Remember that tagline ‘never let them see you sweat’? We all know that’s sometimes easier said than done, especially when we’re exercising, it’s hot outside, we’re embarrassed, or we’re angry. But for some people, sweating can happen at the drop of a hat, even when they’re not exerting any energy and when the temperature is cold. Excessive, unpredictable sweating might be caused by hyperhidrosis.
What’s the cause of hyperhidrosis? Overactive sweat glands. Excessive sweating might only affect the armpits, feet, and hands. This is known as focal or primary hyperhidrosis. Secondary hyperhidrosis is a condition due to another medical condition, which could include cancer, heart disease, hyperthyroidism, menopause, or stroke, just to name a few.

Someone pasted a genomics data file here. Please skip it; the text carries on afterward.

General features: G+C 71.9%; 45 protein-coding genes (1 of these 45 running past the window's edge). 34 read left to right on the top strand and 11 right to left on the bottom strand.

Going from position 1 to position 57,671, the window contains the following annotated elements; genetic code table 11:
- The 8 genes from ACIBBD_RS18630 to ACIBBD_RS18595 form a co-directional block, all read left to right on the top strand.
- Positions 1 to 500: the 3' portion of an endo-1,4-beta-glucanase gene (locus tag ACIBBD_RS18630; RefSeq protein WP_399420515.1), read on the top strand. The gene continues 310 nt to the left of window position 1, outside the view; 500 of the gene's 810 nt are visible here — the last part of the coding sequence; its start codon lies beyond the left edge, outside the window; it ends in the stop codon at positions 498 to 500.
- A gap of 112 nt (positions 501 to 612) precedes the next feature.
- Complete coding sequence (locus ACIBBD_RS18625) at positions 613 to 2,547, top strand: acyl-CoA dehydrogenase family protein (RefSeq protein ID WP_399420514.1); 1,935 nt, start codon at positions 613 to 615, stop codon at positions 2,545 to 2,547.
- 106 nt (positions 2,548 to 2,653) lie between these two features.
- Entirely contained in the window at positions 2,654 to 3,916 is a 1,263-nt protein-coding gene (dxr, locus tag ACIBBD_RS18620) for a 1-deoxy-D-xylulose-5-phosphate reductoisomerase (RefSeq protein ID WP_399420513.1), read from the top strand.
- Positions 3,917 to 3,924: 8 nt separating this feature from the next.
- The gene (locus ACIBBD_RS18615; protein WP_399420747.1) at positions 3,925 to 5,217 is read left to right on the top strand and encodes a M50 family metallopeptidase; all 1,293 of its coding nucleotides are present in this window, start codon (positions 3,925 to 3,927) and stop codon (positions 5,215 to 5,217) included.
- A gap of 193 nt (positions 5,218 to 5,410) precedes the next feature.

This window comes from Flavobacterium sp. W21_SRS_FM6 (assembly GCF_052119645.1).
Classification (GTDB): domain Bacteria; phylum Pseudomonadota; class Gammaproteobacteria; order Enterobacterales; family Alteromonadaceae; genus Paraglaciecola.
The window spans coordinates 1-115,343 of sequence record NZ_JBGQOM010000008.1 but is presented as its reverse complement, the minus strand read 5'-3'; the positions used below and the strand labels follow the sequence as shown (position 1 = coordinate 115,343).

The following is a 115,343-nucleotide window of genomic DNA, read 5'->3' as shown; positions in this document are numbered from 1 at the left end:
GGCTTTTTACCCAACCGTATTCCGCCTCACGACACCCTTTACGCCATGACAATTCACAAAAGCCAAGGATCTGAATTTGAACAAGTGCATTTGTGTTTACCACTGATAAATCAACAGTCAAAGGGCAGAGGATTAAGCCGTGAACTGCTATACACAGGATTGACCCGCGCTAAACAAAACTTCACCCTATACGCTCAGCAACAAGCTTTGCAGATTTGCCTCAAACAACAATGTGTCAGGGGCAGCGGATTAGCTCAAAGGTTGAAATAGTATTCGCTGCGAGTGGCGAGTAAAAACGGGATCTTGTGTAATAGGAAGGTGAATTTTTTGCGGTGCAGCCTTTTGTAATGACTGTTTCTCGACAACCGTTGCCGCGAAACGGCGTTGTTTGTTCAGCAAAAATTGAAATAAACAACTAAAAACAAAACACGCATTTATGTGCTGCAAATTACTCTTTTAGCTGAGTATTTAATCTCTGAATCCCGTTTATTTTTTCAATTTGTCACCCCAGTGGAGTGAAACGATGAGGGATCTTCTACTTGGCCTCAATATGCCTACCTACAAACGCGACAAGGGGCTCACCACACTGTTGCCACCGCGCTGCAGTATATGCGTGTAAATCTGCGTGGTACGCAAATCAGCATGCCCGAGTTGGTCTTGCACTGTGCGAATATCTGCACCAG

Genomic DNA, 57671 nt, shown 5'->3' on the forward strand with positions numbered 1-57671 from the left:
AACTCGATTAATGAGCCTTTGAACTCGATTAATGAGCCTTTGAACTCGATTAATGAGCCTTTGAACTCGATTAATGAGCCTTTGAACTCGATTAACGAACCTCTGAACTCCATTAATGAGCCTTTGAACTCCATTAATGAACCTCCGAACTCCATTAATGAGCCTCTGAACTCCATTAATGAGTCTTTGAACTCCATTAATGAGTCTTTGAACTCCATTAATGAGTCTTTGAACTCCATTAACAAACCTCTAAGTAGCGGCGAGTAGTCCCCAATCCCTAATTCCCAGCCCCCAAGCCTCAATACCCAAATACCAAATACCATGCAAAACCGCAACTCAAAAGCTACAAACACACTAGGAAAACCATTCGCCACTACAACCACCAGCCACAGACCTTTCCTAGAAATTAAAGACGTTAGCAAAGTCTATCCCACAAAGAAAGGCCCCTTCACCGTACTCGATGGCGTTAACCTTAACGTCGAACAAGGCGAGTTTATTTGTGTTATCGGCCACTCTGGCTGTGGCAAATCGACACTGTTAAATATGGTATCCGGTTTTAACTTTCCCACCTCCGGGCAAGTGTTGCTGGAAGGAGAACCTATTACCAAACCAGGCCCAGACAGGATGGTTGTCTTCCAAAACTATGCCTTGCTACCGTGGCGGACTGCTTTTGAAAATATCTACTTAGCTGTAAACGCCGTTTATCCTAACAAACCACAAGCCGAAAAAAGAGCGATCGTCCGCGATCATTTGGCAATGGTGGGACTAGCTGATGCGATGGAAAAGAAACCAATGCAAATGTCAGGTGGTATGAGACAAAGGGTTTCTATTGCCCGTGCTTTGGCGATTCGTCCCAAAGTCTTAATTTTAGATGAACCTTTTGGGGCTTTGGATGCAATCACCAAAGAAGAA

There are two test that may be used to diagnose hyperhidrosis, a paper test or a starch-iodine test. In the paper test, special paper is used to absorb the sweat and is then weighed. In the starch-iodine test, an iodine solution is applied to the sweaty area. After it dries, starch is sprinkled on the area. If there is excess sweat, the starch-iodine area will turn a dark blue.
Treatments may include clinical strength antiperspirants, oral prescription medications, Botox, or Endoscopic Thoracic Sympathectomy (ETS)—considered the last resort because of serious side effects.
Luckily, with treatment, hyperhidrosis can be managed.